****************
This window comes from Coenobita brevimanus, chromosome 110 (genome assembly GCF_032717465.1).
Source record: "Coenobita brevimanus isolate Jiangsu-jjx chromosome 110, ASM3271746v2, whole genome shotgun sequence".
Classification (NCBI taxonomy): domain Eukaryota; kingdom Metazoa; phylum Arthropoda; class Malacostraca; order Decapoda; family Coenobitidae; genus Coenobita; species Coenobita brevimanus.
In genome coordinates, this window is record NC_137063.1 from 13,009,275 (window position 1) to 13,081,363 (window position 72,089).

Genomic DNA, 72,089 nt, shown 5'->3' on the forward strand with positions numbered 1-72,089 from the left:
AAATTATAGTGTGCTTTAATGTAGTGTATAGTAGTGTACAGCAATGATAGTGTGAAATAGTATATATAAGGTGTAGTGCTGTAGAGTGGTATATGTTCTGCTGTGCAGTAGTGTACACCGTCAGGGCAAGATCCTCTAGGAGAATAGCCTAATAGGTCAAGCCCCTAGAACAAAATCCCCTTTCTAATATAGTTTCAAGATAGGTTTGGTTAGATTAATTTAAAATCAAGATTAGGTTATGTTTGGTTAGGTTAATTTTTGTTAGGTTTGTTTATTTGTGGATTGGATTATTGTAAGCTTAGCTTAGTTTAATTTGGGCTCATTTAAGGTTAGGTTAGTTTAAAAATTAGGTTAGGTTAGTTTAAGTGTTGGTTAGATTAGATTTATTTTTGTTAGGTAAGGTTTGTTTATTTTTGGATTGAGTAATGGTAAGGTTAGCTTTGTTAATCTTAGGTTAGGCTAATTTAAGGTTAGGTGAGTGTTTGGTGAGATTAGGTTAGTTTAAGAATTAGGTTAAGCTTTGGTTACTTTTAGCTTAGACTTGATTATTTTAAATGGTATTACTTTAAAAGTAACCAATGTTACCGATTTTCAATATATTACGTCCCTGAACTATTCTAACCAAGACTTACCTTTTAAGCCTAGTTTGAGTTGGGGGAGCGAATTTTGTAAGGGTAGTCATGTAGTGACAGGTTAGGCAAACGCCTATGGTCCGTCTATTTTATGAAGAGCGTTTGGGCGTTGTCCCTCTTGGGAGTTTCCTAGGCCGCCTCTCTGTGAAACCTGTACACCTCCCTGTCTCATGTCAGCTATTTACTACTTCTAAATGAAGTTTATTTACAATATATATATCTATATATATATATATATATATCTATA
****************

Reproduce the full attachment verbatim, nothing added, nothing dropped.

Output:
This window comes from Coenobita brevimanus, chromosome 110 (genome assembly GCF_032717465.1).
Source record: "Coenobita brevimanus isolate Jiangsu-jjx chromosome 110, ASM3271746v2, whole genome shotgun sequence".
Classification (NCBI taxonomy): domain Eukaryota; kingdom Metazoa; phylum Arthropoda; class Malacostraca; order Decapoda; family Coenobitidae; genus Coenobita; species Coenobita brevimanus.
In genome coordinates, this window is record NC_137063.1 from 13,009,275 (window position 1) to 13,081,363 (window position 72,089).

Genomic DNA, 72,089 nt, shown 5'->3' on the forward strand with positions numbered 1-72,089 from the left:
AAATTATAGTGTGCTTTAATGTAGTGTATAGTAGTGTACAGCAATGATAGTGTGAAATAGTATATATAAGGTGTAGTGCTGTAGAGTGGTATATGTTCTGCTGTGCAGTAGTGTACACCGTCAGGGCAAGATCCTCTAGGAGAATAGCCTAATAGGTCAAGCCCCTAGAACAAAATCCCCTTTCTAATATAGTTTCAAGATAGGTTTGGTTAGATTAATTTAAAATCAAGATTAGGTTATGTTTGGTTAGGTTAATTTTTGTTAGGTTTGTTTATTTGTGGATTGGATTATTGTAAGCTTAGCTTAGTTTAATTTGGGCTCATTTAAGGTTAGGTTAGTTTAAAAATTAGGTTAGGTTAGTTTAAGTGTTGGTTAGATTAGATTTATTTTTGTTAGGTAAGGTTTGTTTATTTTTGGATTGAGTAATGGTAAGGTTAGCTTTGTTAATCTTAGGTTAGGCTAATTTAAGGTTAGGTGAGTGTTTGGTGAGATTAGGTTAGTTTAAGAATTAGGTTAAGCTTTGGTTACTTTTAGCTTAGACTTGATTATTTTAAATGGTATTACTTTAAAAGTAACCAATGTTACCGATTTTCAATATATTACGTCCCTGAACTATTCTAACCAAGACTTACCTTTTAAGCCTAGTTTGAGTTGGGGGAGCGAATTTTGTAAGGGTAGTCATGTAGTGACAGGTTAGGCAAACGCCTATGGTCCGTCTATTTTATGAAGAGCGTTTGGGCGTTGTCCCTCTTGGGAGTTTCCTAGGCCGCCTCTCTGTGAAACCTGTACACCTCCCTGTCTCATGTCAGCTATTTACTACTTCTAAATGAAGTTTATTTACAATATATATATCTATATATATATATATATATATCTATA